Bread and Ale

An Aletaster at work
from John Lowe's book, "Burnley"

Bread and ale were staples of medieval village life and their quality was regulated through assizes that set appropriate standards for their weight, measure, quality or quantity. The assize for bread, for example, fixed price and weight according to the current price of wheat. The assize for ale worked in a similar way and set the price of a gallon in relation to the price of grain. The assize had to be determined and enforced locally because of local price variations. In order to test the quality and quantity of ale and bread local aletasters were elected from among villagers and their appointment confirmed at manorial Leet courts.

The Topcliffe manorial court rolls vividly illustrate the working of this system of assize. In the twenty nine Leet court sessions between 1316 and 1367 there are fifteen references to bread assizes, seventy-five references to ale assizes and forty-nine references to aletasters. These are shown in Appendix A and summarised in Appendix B.

The most remarkable aspect of these extracts is that they suggest that the system was honoured more in the breach rather than in the observance. Almost all the references to bread and ale are of fines levied for baking or brewing or selling in contravention of the relevant assize. Typically the fines are of 3d or 6d and never exceed 12d. Why they vary is not clear. The references to aletasters are also usually fines imposed “for not performing the office of aletaster” and also typically range between 3d and 6d. Every Leet court imposed at least one fine and some record as many as ten separate offences.

These fines do not appear to be intended as deterrents. Often the same person appears year after year to face the same penalty. For example, in 1316 Reginald Cavel was fined 12p for brewing contrary to the assize. In 1317 he was similarly fined 12p for baking while his wife was fined 6p for brewing. In 1318 he again faced another fine of 6d for baking. Nor does non-compliance appear to have prevented someone acting as aletaster.  Hugh Cagwyne faced fines for brewing in 1329, 1334, and 1335. None of this prevented him from acting as aletaster and then being fined on nine separate occasions for non-compliance in that role between 1324 and 1339. (Interestingly, this would often be a family affair and his wife also faced fines for brewing in 1322, 1324 and 1327.)

Why did the court not enforce matters more strictly? It is possible that this process was treated as a convenient revenue stream profitable to the lord and, in effect, as a licence fee payable by those cottagers whose livelihood partly derived from the production and sale of bread and ale. This seems to have been the case elsewhere. In Norwich, for example, many wives apparently brewed ale and sold it to their neighbours above statutory prices and fines for this offence were one of the most lucrative sources of income for city officials.

How did the role of aletaster function in this environment? What might seem to have been a very desirable role with ample opportunities for free food and drink sampling may not have been seen in that light by villagers. In fact, in 1318 William Chastein refused to take up the office (he was pardoned by the court). Life in a small medieval village must have placed a premium on good working relations and much day to day life would depend on the satisfactory production and sale of bread and ale. The policing role of aletaster may have been difficult to enforce without antagonising neighbours engaged in this cottage industry. This may help explain why the role seems to have largely consisted of turning a blind eye to transgressions and paying a regular court fine for doing so.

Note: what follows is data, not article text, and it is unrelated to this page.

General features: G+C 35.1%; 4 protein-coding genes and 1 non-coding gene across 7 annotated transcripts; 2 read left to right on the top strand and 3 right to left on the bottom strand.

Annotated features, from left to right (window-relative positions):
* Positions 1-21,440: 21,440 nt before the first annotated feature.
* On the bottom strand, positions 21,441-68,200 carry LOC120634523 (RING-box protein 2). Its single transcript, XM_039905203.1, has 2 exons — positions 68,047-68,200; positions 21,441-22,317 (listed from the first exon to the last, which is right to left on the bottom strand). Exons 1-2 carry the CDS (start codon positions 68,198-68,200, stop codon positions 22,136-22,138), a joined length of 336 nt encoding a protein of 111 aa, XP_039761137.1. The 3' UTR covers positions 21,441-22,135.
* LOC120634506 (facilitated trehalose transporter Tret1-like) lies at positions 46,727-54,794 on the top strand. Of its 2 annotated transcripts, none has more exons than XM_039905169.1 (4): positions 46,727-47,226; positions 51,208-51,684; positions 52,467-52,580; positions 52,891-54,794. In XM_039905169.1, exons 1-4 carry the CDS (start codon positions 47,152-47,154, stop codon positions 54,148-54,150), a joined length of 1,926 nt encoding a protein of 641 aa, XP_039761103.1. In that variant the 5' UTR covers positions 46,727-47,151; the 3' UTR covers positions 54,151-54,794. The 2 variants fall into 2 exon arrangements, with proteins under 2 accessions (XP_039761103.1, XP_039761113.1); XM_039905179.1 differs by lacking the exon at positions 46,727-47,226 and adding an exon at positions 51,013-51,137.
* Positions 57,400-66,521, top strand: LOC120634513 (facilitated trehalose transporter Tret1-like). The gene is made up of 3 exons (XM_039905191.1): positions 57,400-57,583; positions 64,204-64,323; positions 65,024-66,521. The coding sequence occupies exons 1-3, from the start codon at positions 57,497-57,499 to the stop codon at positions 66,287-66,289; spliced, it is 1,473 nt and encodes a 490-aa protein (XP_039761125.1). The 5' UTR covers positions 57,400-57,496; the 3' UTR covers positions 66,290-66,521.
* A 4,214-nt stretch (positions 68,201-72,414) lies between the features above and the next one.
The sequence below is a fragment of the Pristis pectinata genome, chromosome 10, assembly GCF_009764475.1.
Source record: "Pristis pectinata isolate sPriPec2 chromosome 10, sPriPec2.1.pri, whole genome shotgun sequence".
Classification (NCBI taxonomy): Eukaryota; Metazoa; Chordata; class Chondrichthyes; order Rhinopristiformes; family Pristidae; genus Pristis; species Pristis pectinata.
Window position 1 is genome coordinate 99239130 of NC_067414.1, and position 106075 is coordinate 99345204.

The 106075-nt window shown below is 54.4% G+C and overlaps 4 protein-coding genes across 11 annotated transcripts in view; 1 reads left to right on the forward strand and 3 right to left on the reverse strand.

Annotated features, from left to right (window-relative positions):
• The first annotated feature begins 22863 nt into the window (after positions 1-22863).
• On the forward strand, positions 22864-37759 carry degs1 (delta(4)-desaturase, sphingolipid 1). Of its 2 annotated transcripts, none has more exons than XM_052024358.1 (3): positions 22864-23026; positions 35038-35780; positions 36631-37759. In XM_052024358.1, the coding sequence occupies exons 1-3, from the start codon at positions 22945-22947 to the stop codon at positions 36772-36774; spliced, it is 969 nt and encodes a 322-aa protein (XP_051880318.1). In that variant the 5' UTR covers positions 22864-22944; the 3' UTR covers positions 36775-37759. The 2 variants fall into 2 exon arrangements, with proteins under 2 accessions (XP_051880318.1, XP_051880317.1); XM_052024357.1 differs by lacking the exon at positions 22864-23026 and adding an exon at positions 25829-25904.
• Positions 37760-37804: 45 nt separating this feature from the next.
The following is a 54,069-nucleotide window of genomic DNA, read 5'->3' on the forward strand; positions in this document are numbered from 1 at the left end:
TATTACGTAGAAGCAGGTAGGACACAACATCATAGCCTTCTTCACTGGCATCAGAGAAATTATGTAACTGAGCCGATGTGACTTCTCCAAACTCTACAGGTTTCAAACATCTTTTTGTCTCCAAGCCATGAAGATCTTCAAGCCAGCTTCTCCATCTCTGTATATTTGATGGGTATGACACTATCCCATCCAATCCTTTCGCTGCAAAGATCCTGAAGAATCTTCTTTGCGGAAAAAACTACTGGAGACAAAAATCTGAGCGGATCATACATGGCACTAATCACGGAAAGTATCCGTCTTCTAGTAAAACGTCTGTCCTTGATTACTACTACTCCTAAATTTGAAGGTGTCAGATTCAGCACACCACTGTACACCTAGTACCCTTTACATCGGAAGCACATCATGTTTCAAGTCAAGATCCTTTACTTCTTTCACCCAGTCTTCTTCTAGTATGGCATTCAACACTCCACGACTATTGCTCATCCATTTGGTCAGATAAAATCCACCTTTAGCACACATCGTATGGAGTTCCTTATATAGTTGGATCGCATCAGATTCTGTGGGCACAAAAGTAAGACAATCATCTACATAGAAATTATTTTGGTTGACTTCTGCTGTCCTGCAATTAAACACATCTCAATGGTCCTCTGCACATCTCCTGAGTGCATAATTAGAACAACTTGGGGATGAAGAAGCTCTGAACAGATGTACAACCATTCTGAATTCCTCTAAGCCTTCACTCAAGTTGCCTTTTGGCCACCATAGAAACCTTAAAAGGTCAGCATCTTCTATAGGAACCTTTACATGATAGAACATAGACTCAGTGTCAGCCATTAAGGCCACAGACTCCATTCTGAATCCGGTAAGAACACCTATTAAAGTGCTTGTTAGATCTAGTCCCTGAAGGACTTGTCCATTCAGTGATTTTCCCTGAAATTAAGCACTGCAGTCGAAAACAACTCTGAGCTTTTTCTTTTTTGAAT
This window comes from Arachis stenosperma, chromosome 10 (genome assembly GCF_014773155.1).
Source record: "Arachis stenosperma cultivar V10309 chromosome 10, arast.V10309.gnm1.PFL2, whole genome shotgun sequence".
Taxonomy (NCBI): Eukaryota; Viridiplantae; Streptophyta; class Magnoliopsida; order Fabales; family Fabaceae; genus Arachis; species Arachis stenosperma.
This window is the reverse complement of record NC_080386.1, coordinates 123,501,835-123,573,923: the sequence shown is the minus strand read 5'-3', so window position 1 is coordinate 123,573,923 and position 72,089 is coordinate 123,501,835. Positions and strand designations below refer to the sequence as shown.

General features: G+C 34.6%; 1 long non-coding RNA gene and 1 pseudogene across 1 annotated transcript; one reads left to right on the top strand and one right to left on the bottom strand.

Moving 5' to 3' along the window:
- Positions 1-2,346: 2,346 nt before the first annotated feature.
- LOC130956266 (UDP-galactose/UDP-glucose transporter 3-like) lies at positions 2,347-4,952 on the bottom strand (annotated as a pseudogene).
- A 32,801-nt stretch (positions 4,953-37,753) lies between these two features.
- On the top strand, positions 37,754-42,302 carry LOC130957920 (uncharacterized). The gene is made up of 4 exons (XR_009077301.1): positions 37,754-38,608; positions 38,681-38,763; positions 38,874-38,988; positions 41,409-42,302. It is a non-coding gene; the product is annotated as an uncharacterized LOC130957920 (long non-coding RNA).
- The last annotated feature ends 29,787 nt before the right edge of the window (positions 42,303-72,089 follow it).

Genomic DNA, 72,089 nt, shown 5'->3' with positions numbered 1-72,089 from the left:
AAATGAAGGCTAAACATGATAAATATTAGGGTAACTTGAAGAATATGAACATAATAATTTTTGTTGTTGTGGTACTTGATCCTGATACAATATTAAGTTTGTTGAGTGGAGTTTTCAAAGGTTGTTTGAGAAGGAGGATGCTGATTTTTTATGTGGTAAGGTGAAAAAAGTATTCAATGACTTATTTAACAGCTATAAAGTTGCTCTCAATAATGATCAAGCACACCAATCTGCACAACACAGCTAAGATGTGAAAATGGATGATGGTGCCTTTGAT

Below are the names of those who took on the role during this period. The list illustrates another possible reason for the lax approach to ale tasting. Some ten different names appear over time in the rolls. Six appear to be based in Meldreth while a further four seem to have acted for the people of Eversden. As already noted, aletasters (and their wives) could be actively involved in either brewing or baking and this is true of at least four of the people listed below. One is specifically identified as “the baker” while acting as aletaster. Another reason for the ‘blind eye’ approach may therefore be that sometimes the fox was being asked to guard the hen coop!

Names of the aletasters with the first and last dates that they appear in rolls

William Chastayn (or Chastein)1316-1322
Geoffrey Pompe (or Pumpe)1316-1333
Hugh Cagwyne (or Cagwine, Chagwyn, Caggewyne)1324-1339
Wm Hulcock (or Hulkot)1334-1344
Hugh Fryday1356-1362
John Trumpynton1366-1367
Nicholas Faber1319-1329
Alex Christemasse1327
Alex Miller (or le Mellere, Milnere)1332-1345
John Mayfey1358-1361

Did the system work to the detriment or advantage of villagers? One example shows how difficult it is to decide. In 1337 Agnes Bocher of Eversden was fined 3p for selling ale by two gallons and quart measures and not by the authorised one gallon. Perhaps she was simply responding to demand for an excellent brew – or perhaps by avoiding the regulated gallon measure (which was tested) she had an opportunity to provide short-measures to her customers. Unfortunately we cannot tell, but the fact that the system appeared to continue with little change suggests that both villagers and lord were content with matters as they stood.


Nichols, R. Later Medieval Ipswich: Trade and Industry. The Boydell Press. 2011

Razi, Z. & Smith, R.  Medieval Society and the Manor Court.  Clarendon Press, Oxford. 1996  

Wood, D. Medieval Economic Thought. CUP.  Cambridge. 2002


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